Hang on tight . . . Waitaki Boys' High School inside back Jake Matthews tries to stop the Rangiora High School attack during a pre-season rugby game in Geraldine on March 25. PHOTO: SUPPLIED

Club rugby is under way, and secondary school rugby is soon to follow. Hayden Meikle catches up with coaches from the two Oamaru First XV teams to see how they are tracking.



Hamish McKenzie is not a fan of the R word.

Waitaki Boys’ had a marvellous season in 2016, regaining the “Peanut” after winning the Blood Match and making the final of the Highlanders First XV competition.

No fewer than 14 members of that squad, however, have left the school. Tempting, therefore, to label this a rebuilding year – but don’t tell McKenzie that.

“I never like to talk about a rebuilding year. The simple fact is you’re always going to have a turnover of players at high school level,” he said.

“We will definitely have an inexperienced team, but there’s only one way to get experience and that’s to play for the First XV.

No pressure . . . Waitaki Boys’ midfield back Mason Kinzett takes part in a fitness drill while his First XV team-mates look on. PHOTO: HAYDEN MEIKLE

“We’re starting from scratch and we hope to improve each week.”

The most obvious change in the Waitaki team will be its size.

Six of last year’s monster forward pack have left the school, and while the new-look First XV contains plenty of talented players from last year’s outstanding colts squad, it will not be huge.

“I think we’ll be quite mobile. We won’t be the biggest team going around this year,” McKenzie said.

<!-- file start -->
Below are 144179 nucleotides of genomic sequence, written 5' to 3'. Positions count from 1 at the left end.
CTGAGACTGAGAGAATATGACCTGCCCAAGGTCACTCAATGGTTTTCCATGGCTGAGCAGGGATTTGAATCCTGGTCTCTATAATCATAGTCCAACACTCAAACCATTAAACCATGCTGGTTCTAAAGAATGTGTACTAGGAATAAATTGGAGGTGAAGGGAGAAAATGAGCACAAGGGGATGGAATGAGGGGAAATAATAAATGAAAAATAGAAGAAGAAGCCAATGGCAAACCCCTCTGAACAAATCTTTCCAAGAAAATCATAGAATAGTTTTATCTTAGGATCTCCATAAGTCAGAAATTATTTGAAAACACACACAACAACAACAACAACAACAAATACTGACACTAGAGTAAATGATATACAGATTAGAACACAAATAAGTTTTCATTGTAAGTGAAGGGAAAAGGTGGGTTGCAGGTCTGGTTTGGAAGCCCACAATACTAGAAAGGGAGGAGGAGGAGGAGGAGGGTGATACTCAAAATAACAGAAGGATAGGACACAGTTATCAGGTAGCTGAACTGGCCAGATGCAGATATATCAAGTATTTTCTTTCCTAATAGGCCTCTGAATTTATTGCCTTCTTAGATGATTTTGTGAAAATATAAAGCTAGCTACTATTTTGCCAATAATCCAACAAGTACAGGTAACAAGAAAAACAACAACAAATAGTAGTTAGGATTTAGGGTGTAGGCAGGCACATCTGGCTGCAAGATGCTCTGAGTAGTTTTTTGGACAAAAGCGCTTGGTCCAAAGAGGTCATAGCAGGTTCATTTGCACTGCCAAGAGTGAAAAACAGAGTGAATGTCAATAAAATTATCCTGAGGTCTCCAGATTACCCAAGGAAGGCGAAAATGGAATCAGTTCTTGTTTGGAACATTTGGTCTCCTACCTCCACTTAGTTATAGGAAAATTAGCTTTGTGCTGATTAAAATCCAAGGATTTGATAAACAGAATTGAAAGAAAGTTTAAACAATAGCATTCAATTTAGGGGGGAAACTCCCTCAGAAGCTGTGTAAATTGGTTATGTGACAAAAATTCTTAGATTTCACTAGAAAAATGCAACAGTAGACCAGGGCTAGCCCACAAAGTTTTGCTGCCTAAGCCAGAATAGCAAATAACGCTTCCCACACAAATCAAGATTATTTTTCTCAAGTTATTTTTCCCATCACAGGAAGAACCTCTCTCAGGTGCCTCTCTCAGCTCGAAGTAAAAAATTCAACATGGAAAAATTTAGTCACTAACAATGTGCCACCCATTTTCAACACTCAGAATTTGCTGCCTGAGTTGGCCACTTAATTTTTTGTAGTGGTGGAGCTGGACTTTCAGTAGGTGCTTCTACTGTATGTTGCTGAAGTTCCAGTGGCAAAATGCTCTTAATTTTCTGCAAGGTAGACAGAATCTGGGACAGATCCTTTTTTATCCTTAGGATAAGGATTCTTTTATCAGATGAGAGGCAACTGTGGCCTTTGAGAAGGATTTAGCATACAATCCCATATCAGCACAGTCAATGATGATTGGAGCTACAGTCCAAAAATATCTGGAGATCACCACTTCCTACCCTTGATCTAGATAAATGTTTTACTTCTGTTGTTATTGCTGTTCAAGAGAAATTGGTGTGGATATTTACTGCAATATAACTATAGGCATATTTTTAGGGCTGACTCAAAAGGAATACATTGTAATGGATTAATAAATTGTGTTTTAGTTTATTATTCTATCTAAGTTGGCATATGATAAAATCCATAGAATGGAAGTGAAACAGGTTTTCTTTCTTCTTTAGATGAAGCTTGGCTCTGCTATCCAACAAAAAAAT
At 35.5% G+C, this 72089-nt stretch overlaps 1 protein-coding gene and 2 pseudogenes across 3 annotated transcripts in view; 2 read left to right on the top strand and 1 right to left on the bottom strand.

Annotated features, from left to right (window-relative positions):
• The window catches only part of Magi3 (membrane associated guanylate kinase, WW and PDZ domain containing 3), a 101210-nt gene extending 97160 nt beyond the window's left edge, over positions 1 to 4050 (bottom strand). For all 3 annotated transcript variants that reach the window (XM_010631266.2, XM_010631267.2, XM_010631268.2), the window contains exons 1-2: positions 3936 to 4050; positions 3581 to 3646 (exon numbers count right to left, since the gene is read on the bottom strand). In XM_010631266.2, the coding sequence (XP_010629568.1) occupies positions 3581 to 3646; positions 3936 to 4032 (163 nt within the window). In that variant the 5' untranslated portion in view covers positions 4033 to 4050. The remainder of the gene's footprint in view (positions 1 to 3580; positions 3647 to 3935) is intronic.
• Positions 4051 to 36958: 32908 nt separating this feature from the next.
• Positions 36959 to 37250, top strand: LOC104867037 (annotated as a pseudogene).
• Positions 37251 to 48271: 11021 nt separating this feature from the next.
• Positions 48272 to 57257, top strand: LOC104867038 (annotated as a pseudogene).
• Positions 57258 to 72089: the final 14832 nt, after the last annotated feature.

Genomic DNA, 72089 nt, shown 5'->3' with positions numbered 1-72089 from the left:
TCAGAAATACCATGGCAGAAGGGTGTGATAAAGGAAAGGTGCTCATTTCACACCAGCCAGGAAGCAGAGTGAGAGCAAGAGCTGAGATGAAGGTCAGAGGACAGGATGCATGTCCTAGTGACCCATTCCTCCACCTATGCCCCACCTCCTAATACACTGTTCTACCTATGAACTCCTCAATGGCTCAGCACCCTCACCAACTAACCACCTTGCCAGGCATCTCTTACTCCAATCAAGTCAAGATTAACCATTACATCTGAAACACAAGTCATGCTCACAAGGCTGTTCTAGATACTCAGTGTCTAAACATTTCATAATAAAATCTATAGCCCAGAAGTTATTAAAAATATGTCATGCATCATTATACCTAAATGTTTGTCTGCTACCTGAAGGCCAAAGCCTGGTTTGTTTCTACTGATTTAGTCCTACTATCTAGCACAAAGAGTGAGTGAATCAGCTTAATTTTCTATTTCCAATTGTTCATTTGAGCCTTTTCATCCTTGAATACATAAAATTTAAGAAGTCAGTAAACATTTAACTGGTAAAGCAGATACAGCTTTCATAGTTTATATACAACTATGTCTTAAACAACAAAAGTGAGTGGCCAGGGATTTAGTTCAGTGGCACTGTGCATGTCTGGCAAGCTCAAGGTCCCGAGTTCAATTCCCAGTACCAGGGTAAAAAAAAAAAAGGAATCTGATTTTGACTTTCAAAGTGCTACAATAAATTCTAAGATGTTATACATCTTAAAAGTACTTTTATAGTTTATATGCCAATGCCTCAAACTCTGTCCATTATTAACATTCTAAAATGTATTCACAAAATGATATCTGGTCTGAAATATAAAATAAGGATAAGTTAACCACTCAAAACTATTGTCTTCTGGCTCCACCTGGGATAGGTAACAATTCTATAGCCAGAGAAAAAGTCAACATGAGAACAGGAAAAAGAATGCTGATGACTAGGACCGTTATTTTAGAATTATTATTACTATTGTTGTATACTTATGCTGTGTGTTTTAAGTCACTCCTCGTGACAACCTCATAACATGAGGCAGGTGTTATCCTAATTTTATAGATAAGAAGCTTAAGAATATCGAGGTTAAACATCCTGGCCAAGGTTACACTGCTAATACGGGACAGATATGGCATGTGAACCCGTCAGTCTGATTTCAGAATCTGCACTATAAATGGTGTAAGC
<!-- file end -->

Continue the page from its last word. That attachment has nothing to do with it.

“We do have a lot of guys from last year in our backline, so we could be strong there. The key will be to get ball up front and use it smartly.”

Waitaki was beaten by Rangiora High School in a pre-season game. Another game, against Christ’s College, was cancelled, but Waitaki has a game against Rathkeale College on Wednesday.

The school’s opening game of the First XV competition is against Taieri College in Mosgiel on April 29.


There has already been plenty of sweat shed on the fields at Redcastle.

New St Kevin’s coach Robbie Breen said his First XV players had been working hard to prepare for the coming season.

“We’ve been going for just over a month. But the boys started fitness sessions in early February, and they’re now doing Mondays, Wednesdays and Fridays.

“We’ll be humming, hopefully, by the time the competition rolls around. My philosophy has been to get our shape and packages we’ll run during the season sorted nice and early, and then fine tune as we go.”

The First XV was working closely with the school’s under-16 team to make sure boys were getting plenty of opportunities, Breen said.

St Kevin’s has lost some of its star power – notably outstanding back Levi Emery, who transferred to Christ’s College – but the coach likes what he has seen from the boys in blue so far.

“We’ve got a good squad of guys who are really committed to setting high standards for SKC rugby, and they’re working extremely hard.

“Our goal is to set the bar higher than we’ve ever been.”

Like McKenzie, Breen is working with the talent he has, rather than worrying about a lack of big units or tall timber.

“We are quite small in some areas. We don’t have a lot of size up front, especially, but we do have young players who are going to be here for a few years.”

St Kevin’s got a handful of abbreviated games at the Catholic schools tournament in Oamaru at the weekend, and it has games on Monday and next Friday as part of a rugby festival hosted by the school.

Its opening game in the Highlanders First XV competition is against King’s High School in Dunedin on April 29.

Brothers in blue . . . St Kevin’s College players gather before their game against St Peter’s College at the school on Sunday. PHOTO: CAROL EDWARDS
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